The cluster analysis produced 3 groups which, based on insight and stigma levels, we have labeled low insight/mild stigma (n = 23), high insight/minimal stigma (n = 25), and high insight/moderate stigma (n = 27). As revealed in , these groups did not differ significantly in age, education, or hospitalization history. Chi-square analyses additionally found that groups did not differ in proportion of participants with schizoaffective disorder or schizophrenia or in proportion of participants from the VA medical center or the CMHC. Analysis of variance also found no significant differences in raw stigma or insight score for participants from the VA medical center compared with the participants from the CMHC. Examination of symptoms, however, found that the high insight/minimal stigma group had significantly lower levels of positive and negative symptoms on the PANSS.
Background and Symptoms Among Groups
In the third phase of analyses we compared hope, self-esteem, and social function between groups. As revealed in , the high insight/minimal stigma group had significantly better interpersonal function on the QOLS than either of the other 2 groups. The high insight/moderate stigma group, by contrast, reported significantly poorer self-esteem and lesser hope than either of the other 2 groups. Given that the groups differed significantly on positive and negative symptoms, analyses comparing social function, hope, and self-esteem were repeated with positive and negative symptom scores included as covariates. In these analyses the groups continued to differ on hope and self-esteem (F2,68 = 4.72, P < .05; F2,68 = 9.35, P < .001), with the high insight/moderate stigma group again in post hoc comparisons having significantly poorer hope and self-esteem. When symptoms were statistically controlled for, however, no significant differences were found between groups on the QOLS interpersonal relations scores (F2,62 = 0.53, P = NS).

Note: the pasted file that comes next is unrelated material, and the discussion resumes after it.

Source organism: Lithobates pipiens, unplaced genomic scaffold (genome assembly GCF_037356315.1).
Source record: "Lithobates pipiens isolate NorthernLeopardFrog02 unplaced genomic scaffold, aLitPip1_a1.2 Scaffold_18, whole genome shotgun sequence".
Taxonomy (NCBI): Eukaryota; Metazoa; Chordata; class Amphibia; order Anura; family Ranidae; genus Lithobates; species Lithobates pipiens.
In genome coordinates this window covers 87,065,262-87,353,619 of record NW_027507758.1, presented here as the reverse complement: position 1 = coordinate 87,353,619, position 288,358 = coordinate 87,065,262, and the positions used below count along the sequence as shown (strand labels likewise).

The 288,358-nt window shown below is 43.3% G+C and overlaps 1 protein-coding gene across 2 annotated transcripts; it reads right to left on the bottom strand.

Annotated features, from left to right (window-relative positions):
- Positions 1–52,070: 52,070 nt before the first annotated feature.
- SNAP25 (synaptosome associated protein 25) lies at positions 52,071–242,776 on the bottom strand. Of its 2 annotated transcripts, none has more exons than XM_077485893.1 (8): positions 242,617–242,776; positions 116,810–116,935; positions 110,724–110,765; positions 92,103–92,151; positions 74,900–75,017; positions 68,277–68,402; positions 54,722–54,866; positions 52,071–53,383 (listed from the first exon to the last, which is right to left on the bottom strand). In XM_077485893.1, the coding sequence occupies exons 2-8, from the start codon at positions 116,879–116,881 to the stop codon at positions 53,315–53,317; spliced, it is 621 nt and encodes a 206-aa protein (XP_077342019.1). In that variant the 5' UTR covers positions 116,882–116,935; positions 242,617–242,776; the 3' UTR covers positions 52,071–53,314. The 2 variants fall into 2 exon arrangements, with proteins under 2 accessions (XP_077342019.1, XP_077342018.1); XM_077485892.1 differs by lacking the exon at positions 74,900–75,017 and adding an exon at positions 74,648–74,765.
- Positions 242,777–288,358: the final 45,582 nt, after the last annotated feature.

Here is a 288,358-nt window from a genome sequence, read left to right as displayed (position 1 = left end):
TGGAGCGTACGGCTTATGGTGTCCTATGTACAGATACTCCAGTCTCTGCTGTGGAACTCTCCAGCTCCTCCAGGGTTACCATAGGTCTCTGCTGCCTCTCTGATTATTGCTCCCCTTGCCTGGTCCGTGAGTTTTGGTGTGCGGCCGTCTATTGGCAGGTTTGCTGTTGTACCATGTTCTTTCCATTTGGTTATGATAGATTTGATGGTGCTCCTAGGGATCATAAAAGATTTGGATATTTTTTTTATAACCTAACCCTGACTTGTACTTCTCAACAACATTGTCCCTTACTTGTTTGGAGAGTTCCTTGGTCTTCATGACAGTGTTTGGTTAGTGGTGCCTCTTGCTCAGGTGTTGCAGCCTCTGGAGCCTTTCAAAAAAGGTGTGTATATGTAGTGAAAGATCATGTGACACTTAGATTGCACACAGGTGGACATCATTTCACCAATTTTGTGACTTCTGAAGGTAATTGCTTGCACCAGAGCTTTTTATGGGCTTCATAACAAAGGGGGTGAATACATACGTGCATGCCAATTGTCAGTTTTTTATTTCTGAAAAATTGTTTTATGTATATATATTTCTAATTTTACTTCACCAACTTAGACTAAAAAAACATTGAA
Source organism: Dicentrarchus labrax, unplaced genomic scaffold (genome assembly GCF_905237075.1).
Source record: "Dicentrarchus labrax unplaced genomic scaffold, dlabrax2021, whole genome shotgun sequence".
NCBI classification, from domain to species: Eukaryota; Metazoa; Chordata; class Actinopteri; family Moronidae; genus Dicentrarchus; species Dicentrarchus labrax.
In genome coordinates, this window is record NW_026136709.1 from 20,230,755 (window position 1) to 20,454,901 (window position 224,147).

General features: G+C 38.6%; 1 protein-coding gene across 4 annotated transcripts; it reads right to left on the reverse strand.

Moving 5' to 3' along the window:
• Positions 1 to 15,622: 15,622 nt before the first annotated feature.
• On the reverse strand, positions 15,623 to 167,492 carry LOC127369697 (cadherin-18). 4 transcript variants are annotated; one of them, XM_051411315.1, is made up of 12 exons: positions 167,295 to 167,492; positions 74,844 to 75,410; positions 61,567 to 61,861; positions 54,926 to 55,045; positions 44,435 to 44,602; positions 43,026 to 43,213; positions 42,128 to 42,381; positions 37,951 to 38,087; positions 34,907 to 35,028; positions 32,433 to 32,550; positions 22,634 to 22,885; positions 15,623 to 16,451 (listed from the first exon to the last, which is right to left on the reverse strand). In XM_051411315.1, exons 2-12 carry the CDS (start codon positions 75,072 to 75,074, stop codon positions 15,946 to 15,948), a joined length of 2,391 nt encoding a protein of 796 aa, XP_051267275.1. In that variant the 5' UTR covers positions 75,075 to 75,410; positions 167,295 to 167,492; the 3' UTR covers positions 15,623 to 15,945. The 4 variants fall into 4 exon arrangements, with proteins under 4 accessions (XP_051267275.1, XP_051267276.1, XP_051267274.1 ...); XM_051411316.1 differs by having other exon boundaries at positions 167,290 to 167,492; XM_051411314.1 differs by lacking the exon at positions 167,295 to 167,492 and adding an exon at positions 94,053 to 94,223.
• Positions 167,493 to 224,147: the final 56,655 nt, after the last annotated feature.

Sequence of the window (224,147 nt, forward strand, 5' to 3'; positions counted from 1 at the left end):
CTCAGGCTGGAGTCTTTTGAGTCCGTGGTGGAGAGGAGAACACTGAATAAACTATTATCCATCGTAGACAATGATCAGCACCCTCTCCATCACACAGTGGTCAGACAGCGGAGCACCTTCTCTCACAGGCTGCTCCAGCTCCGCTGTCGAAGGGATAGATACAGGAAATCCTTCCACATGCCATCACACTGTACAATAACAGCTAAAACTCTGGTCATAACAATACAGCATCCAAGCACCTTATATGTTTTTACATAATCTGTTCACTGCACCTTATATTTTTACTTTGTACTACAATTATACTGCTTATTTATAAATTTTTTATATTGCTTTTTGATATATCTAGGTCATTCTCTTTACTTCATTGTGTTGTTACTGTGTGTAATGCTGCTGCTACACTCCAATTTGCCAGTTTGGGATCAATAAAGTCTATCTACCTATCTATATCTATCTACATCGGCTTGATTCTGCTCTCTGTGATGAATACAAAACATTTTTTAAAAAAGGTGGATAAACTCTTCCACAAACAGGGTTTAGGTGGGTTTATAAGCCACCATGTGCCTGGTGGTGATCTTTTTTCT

Hope, Self-esteem, Symptoms, and Social Function Among Groups